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Introducing Maine

Blessed with one of America’s most magnificent coastlines, Maine looms large over New England. Countless islands, deep-water harbors, and wild, glacier-carved bays create the dramatic beauty of Maine’s rocky shores – which, if smoothed from end to end, would stretch more than 3500 miles. Planted along this seascape are fishing villages, summer resorts and picture-book colonial towns, with a thickly settled southern coast and wilder untouched scenery to the northeast. A suitable introduction to Maine is the old city of Portland, whose atmospheric downtown boasts a growing restaurant and gallery scene. East of there, the Midcoast offers a mix of old shipbuilding villages, academic settlements and pretty harbor towns. Further east lies Acadia National Park, a spectacular island of mountains, lakes, fjord-like estuaries and coves. Beyond it stretch the little-visited peninsulas and jagged cliffs running east to Canada.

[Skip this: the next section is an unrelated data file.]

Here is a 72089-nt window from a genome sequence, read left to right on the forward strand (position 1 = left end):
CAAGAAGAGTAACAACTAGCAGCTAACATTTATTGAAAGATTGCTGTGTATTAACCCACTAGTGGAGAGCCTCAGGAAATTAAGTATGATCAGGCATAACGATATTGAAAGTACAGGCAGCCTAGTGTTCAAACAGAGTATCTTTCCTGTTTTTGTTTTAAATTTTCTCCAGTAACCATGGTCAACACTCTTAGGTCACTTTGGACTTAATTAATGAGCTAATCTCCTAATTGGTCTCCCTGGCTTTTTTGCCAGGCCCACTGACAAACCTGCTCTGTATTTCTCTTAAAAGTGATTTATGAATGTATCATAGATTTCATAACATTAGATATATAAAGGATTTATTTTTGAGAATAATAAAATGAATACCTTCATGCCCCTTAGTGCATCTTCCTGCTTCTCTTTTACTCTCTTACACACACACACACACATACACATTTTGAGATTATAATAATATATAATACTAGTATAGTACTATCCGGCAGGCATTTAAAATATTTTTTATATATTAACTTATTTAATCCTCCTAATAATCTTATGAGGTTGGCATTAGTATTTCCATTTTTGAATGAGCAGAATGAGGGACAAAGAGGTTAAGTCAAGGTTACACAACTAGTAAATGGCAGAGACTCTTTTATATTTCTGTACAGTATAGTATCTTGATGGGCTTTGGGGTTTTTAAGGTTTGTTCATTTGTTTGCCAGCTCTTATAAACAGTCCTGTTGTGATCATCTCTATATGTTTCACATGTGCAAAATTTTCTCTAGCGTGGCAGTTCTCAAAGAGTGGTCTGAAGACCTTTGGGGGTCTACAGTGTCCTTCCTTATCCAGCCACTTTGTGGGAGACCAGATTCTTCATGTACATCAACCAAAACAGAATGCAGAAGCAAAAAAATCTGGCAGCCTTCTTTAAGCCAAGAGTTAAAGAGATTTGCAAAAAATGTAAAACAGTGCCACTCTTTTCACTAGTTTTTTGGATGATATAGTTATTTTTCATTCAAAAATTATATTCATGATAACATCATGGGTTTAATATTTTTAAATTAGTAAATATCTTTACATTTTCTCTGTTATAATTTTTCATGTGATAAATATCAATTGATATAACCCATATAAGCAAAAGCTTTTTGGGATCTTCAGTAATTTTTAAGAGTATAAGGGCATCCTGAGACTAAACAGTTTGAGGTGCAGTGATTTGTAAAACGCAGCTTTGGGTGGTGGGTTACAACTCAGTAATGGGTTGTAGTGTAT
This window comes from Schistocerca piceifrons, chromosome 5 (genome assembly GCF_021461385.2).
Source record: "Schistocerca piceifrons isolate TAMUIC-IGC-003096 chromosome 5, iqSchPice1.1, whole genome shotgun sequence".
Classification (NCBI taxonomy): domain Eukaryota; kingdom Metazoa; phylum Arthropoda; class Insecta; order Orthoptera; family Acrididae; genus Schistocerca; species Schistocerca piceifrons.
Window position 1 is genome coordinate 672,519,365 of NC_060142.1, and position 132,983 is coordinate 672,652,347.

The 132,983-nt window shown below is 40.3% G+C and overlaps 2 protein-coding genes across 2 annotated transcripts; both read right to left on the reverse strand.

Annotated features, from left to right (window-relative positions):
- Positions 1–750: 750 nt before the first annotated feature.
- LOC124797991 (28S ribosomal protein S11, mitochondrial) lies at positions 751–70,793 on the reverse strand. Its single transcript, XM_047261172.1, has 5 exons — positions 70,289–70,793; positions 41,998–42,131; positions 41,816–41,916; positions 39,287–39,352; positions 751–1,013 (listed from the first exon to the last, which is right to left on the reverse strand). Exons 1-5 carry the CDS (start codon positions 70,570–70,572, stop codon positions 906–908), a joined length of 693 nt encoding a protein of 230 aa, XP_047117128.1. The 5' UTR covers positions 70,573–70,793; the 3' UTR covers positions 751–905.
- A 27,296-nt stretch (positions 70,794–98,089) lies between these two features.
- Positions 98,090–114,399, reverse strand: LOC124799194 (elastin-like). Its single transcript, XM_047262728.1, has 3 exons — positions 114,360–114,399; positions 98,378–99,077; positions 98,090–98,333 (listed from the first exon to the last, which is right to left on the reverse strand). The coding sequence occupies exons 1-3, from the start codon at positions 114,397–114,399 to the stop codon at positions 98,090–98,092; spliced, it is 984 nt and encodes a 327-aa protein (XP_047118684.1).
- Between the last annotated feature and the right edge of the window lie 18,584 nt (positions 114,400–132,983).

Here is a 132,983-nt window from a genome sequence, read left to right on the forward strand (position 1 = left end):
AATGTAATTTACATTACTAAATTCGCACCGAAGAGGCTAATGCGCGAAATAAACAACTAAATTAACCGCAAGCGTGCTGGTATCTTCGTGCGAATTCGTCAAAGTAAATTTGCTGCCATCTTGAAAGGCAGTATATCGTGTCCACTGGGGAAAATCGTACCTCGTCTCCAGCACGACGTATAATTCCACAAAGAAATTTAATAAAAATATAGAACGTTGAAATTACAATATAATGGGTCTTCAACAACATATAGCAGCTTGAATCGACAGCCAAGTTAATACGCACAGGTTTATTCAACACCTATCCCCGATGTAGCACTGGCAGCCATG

While the coast is the fame of Maine, inland travel offers ample reward. This is, after all, ‘the pine state’ with forests covering 90% of the land. Thousands of lakes and ponds fill the vast wilderness, with moose and bald eagles far outnumbering humans. Maine’s own stretch of White Mountains provide alpine appeal, luring snow-seekers to slopes near Bethel and Rangeley, while further east lies the cloud-piercing summit of Mt Katahdin.

Adventure comes in many forms in Maine, from racing white-water rapids to kayaking tranquil coves along the coast; there’s hiking, bird-watching, mountain-biking and rock-climbing, with plenty of bucolic B&Bs in which to recover after the day is done. Perhaps best of all are the wondrous fruits of the sea. The lobsters fished from Maine waters have no equal anywhere on earth: other attractions aside, a lobster feast is reason enough to linger here.

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